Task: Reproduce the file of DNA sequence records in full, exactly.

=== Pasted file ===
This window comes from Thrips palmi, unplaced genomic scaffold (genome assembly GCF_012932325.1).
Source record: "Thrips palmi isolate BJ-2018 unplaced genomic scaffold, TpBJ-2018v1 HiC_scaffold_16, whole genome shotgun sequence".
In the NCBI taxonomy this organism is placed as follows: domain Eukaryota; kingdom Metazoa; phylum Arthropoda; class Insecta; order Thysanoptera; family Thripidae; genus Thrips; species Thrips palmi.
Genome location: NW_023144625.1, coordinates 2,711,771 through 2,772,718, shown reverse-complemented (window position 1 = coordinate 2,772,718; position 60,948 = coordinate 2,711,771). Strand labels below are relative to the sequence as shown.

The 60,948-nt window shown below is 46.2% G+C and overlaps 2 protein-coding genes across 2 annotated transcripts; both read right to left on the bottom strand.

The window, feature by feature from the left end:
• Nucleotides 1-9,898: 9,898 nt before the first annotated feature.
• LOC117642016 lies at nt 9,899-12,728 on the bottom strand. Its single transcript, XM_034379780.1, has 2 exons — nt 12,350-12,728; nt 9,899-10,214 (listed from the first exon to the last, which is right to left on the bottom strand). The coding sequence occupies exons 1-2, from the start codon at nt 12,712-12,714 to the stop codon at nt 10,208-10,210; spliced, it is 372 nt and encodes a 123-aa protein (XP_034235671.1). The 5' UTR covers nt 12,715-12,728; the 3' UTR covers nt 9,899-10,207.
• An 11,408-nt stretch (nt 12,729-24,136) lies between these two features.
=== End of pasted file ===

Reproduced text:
This window comes from Thrips palmi, unplaced genomic scaffold (genome assembly GCF_012932325.1).
Source record: "Thrips palmi isolate BJ-2018 unplaced genomic scaffold, TpBJ-2018v1 HiC_scaffold_16, whole genome shotgun sequence".
In the NCBI taxonomy this organism is placed as follows: domain Eukaryota; kingdom Metazoa; phylum Arthropoda; class Insecta; order Thysanoptera; family Thripidae; genus Thrips; species Thrips palmi.
Genome location: NW_023144625.1, coordinates 2,711,771 through 2,772,718, shown reverse-complemented (window position 1 = coordinate 2,772,718; position 60,948 = coordinate 2,711,771). Strand labels below are relative to the sequence as shown.

The 60,948-nt window shown below is 46.2% G+C and overlaps 2 protein-coding genes across 2 annotated transcripts; both read right to left on the bottom strand.

The window, feature by feature from the left end:
• Nucleotides 1-9,898: 9,898 nt before the first annotated feature.
• LOC117642016 lies at nt 9,899-12,728 on the bottom strand. Its single transcript, XM_034379780.1, has 2 exons — nt 12,350-12,728; nt 9,899-10,214 (listed from the first exon to the last, which is right to left on the bottom strand). The coding sequence occupies exons 1-2, from the start codon at nt 12,712-12,714 to the stop codon at nt 10,208-10,210; spliced, it is 372 nt and encodes a 123-aa protein (XP_034235671.1). The 5' UTR covers nt 12,715-12,728; the 3' UTR covers nt 9,899-10,207.
• An 11,408-nt stretch (nt 12,729-24,136) lies between these two features.